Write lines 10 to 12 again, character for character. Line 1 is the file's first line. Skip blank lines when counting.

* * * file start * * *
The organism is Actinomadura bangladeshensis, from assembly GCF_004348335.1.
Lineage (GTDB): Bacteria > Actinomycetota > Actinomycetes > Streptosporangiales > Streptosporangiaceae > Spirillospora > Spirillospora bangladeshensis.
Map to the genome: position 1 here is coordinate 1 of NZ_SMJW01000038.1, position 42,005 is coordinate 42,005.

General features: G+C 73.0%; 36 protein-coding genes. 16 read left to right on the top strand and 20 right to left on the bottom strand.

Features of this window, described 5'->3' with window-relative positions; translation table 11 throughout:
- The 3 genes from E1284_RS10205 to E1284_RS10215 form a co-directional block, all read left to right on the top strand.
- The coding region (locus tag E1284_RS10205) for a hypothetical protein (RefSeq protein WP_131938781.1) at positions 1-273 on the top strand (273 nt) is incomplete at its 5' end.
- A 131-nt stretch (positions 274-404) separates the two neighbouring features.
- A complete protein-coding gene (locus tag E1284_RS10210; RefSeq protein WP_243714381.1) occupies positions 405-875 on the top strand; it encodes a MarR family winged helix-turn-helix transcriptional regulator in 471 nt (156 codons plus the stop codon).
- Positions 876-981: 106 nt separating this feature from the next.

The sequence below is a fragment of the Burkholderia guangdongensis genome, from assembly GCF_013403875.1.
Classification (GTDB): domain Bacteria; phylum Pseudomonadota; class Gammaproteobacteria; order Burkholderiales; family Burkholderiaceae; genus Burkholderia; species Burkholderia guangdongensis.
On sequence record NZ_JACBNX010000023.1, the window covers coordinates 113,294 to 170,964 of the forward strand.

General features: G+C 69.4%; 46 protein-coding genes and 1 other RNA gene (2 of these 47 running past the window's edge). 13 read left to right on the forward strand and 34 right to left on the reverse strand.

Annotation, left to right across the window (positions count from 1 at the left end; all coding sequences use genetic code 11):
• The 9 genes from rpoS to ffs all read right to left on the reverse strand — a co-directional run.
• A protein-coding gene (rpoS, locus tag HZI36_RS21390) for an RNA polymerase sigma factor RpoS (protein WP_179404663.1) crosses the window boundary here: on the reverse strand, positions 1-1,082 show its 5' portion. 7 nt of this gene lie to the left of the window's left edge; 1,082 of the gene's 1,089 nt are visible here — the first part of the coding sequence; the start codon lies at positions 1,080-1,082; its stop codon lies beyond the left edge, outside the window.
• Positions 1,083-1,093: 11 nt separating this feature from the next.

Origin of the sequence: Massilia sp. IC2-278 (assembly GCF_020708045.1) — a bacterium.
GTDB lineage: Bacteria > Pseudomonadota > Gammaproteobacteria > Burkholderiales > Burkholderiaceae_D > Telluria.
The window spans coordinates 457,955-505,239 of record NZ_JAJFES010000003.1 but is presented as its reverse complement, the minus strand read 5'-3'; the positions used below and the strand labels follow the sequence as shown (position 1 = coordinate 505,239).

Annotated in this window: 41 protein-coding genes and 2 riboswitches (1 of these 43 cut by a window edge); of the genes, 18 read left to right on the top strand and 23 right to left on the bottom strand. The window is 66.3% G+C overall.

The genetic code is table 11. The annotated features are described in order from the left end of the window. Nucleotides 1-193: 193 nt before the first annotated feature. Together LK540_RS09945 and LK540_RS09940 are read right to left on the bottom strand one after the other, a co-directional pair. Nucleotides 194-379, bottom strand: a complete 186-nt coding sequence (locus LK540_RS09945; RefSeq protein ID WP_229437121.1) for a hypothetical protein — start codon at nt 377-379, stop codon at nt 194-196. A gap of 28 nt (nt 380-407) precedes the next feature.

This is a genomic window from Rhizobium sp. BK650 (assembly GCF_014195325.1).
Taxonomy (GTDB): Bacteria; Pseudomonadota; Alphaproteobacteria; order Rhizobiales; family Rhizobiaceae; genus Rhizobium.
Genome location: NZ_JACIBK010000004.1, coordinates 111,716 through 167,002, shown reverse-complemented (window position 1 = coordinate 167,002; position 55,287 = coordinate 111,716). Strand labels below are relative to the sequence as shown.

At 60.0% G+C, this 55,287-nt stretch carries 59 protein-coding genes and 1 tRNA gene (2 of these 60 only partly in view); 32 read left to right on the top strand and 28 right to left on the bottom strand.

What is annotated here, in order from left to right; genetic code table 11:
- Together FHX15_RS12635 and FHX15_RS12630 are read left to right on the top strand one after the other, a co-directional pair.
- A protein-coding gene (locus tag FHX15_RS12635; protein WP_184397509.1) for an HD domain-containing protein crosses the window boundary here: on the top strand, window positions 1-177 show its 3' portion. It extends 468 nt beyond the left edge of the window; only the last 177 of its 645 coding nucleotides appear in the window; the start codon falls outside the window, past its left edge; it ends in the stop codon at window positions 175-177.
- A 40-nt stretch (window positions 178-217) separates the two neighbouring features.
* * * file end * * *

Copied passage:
- Positions 876-981: 106 nt separating this feature from the next.

The sequence below is a fragment of the Burkholderia guangdongensis genome, from assembly GCF_013403875.1.
Classification (GTDB): domain Bacteria; phylum Pseudomonadota; class Gammaproteobacteria; order Burkholderiales; family Burkholderiaceae; genus Burkholderia; species Burkholderia guangdongensis.